53. The Chair recalled that in July 2022, the Council had agreed to hold the annual review of technical cooperation at the present meeting.
54. Developed country Members had been requested to update information on their technical and financial cooperation activities relevant to the implementation of the TRIPS Agreement. Other Members who also made available technical cooperation were encouraged to share information on these activities. The Secretariat had issued an Airgram on 11 July 2022 reminding developed country Members of this request. Intergovernmental organizations observers to the Council and the WTO Secretariat had also been invited to provide information.
55. The Council had received information from the following developed country Members: Switzerland, New Zealand, Australia, Norway, Japan, the United Kingdom, Canada, and the United States. Since the circulation of the revised draft agenda the European Union has also submitted information in this regard. These reports are being circulated under the new dedicated document series with the symbol where "R" stands for "Reports" and "TC" stands for "Technical Cooperation".
56. Intergovernmental organizations had also submitted updated information: the United Nations Conference on Trade and Development (UNCTAD), the Gulf Cooperation Council (GCC), the World Health Organization (WHO), the World Customs Organization (WCO), and the World Intellectual Property Organization (WIPO). Since the circulation of the revised draft agenda, had also submitted information in this regard. Their reports were being circulated in the same document series .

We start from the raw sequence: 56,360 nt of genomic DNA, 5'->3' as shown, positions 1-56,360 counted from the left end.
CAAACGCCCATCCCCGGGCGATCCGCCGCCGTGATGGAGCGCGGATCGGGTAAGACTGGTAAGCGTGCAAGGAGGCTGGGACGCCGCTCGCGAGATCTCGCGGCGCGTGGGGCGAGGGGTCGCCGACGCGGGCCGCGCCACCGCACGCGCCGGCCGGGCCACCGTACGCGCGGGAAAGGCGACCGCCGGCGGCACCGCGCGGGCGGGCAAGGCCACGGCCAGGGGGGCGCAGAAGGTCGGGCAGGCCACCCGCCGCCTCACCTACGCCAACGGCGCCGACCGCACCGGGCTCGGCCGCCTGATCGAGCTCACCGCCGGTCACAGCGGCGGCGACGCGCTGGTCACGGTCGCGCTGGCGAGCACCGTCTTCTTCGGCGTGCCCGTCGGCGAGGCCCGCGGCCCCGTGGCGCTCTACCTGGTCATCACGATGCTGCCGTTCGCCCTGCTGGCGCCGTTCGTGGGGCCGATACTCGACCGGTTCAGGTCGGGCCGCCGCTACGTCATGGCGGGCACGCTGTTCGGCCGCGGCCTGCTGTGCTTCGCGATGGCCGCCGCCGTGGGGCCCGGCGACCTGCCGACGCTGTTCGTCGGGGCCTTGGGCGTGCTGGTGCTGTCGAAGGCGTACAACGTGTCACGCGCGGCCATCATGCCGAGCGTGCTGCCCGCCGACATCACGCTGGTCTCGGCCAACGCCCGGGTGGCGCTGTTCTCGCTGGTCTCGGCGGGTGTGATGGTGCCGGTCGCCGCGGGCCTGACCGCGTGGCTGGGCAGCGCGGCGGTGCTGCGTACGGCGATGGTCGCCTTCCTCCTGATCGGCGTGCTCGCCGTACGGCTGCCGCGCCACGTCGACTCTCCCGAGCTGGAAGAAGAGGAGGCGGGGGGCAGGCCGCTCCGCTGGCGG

57. The report of the WTO Secretariat on technical cooperation activities in the TRIPS area was available in document .
58. The representatives of the European Union; the United Kingdom; the United States of America; Australia; Switzerland; Canada; New Zealand; Japan; Bangladesh, on behalf of the LDC Group; the WTO Secretariat; the Gulf Cooperation Council (GCC); the World Intellectual Property Organization (WIPO); and the World Health Organization (WHO) took the floor.
59. The Chair noted that most of the valuable information provided by Members and IGO observers had been received only very recently. He would provide delegations an opportunity at the next regular meeting to make further comments on the information submitted.
60. The Council took note of the statements made and agreed to revert to the matter at its next meeting.
IP/C/M/106, IP/C/M/106/Add.1